Why annoying pregnancy symptoms are better for baby

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Pregnancy symptoms abound. Although the onset, type, and duration vary from pregnancy to pregnancy, you can be assured you will feel at least a handful of the typical symptoms—perhaps even some of the outliers. Being equipped with explanations around your newfound sensations may not help you avert them, but it may help you better cope with these unavoidable afflictions.

The silver lining of nausea and vomiting

The experience of nausea, vomiting and heightened sense of smell often present in the early stages of pregnancy, act as a protective mechanism to prevent you from consuming substances that could be harmful to your baby. For instance, many newly pregnant women feel repulsed by the thought of eating animal products, and prior to the advent of refrigerators and modern food sanitation techniques, animal products stored at room temperature were dangerous for pregnant women to consume. Our physiology is still catching up to our technology.

Additionally, symptoms of nausea and vomiting peak when babies are most susceptible to being negatively affected by outside influences (weeks six to eighteen). As pregnancy progresses, you’ll probably notice that your food aversions diminish, which parallels your baby’s strengthening immunity. So, there is an innate wisdom in your early pregnancy eating choices (or lack of eating as the case may be!).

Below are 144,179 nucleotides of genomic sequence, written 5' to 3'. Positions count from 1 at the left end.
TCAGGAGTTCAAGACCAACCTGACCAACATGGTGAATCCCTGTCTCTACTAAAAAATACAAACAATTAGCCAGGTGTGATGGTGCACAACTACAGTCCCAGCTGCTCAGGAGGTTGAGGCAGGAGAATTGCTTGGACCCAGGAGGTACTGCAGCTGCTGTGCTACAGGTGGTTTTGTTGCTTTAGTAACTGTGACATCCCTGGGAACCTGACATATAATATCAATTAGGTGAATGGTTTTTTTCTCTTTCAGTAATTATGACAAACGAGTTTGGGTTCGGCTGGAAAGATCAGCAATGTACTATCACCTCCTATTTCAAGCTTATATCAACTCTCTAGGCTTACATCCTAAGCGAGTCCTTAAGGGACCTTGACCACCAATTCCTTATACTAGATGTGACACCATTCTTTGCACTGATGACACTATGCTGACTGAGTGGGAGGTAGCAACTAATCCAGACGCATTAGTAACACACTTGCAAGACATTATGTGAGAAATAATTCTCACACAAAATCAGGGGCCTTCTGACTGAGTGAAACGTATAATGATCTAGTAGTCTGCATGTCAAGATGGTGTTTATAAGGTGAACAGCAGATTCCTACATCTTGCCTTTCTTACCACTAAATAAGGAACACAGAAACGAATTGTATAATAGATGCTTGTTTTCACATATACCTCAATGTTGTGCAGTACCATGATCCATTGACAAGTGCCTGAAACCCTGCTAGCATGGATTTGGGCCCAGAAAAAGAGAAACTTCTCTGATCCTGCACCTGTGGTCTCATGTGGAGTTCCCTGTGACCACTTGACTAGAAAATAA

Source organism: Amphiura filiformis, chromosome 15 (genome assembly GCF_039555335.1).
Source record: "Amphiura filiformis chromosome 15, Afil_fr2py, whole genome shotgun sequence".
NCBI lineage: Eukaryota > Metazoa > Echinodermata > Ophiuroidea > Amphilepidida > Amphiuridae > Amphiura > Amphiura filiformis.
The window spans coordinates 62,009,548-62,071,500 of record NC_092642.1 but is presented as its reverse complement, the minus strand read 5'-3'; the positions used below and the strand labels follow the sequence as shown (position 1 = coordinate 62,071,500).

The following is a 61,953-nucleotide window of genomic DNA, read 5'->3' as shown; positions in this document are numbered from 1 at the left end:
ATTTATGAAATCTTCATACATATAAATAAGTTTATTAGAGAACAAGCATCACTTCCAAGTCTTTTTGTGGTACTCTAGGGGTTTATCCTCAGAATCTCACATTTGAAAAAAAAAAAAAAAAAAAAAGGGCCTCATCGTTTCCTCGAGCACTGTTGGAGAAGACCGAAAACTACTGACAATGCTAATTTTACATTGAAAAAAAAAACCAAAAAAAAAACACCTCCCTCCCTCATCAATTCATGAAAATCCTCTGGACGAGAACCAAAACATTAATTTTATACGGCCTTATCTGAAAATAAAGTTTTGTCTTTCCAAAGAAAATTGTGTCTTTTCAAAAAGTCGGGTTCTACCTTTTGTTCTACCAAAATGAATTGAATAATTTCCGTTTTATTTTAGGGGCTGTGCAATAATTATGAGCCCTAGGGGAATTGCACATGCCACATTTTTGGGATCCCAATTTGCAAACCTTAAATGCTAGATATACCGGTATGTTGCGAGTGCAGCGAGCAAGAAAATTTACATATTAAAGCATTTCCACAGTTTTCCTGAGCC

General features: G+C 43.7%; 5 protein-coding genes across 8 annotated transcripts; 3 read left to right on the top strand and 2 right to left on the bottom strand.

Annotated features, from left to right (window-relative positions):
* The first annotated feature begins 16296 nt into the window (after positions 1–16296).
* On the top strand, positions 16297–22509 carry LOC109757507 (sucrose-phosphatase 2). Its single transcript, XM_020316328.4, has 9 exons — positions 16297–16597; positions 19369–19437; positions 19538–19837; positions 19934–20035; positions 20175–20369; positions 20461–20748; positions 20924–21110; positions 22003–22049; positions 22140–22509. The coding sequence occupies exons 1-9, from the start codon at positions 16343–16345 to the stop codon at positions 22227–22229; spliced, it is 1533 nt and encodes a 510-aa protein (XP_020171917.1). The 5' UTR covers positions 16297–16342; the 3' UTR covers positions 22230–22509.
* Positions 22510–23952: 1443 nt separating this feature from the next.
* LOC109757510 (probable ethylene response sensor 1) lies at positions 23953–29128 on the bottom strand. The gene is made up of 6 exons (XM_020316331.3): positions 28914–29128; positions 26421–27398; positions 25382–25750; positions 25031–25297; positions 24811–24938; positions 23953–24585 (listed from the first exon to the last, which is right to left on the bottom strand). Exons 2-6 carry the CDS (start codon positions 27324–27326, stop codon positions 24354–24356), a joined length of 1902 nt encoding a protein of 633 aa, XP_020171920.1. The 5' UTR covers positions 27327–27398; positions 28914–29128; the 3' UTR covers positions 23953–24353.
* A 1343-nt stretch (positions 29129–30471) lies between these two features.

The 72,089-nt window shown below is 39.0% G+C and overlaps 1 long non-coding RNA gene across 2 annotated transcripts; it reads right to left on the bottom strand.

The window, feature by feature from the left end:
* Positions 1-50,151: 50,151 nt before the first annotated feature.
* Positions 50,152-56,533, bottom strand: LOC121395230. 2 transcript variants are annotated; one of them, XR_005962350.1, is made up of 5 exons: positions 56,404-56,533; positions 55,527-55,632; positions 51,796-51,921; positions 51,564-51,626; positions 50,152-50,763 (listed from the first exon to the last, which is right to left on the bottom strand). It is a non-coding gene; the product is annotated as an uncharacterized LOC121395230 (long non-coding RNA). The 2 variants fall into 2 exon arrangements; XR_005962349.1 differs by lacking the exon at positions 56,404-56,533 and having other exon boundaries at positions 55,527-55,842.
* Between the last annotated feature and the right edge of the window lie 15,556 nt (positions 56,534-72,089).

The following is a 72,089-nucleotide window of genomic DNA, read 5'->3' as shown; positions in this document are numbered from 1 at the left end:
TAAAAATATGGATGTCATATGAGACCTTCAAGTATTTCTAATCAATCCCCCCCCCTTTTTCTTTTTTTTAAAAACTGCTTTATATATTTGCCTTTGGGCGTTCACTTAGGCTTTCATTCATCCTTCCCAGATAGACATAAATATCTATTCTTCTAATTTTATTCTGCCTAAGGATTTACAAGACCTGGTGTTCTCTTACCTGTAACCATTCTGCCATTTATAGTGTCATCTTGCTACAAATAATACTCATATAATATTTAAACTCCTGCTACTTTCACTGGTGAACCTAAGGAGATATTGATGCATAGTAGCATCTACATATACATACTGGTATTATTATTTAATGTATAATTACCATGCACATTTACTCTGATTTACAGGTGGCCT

The gain of weight gain

It can be challenging to enjoy the weight gain you experience during pregnancy—even thought it’s for a very good reason. There are a whole heap of factors at work supporting baby’s healthy growth. The adipose tissue is what we commonly call “fat,” and that’s where a lot of important stuff for baby is stored. The placenta also alters your blood sugar, which stimulates weight gain, and estrogen (which is produced in high quantities during pregnancy) is stored in fat tissue that’s concentrated around your belly and thighs.

What’s the gain of all of this gain? These processes help protect and secure your pregnancy. As a side note, most of this weight gain can be lost when you and your baby don’t need the intense nutrients anymore. Think of pregnancy as your body’s way of storing up for a long winter. Basically, your body is conserving what you need for pregnancy, birth, and beyond.

Hidden benefits of threatening pregnancy conditions

Even threatening conditions, which often require medical intervention, may have some protective effects—preeclampsia safeguards some mothers from developing malignant cancers; sickle cell disease also happens to be a secondary defense against malaria (many people with SCD happen to inhabit malaria-infested areas). These are reminders that many things in pregnancy that seem dire may have hidden benefits.

Though nature does have some wisdom in all of this, it doesn’t diminish the fact that you are actually suffering through it! And even though you may not be able to alter your symptoms, understanding their origins and usual course can at least guide some strategies for successfully hanging on.

When there’s no remedy for what ails you, mindfulness, exercise and rest can all be effective tools to offset your discomforts. Although we are beholden to our physiology, this doesn’t exclude seeking comfort and well-being during an inherently uncomfortable time. So, in addition to enlisting any appropriate care, draw on both reasonable indulgences and healthy habits to navigate the bumps of your pregnancy.

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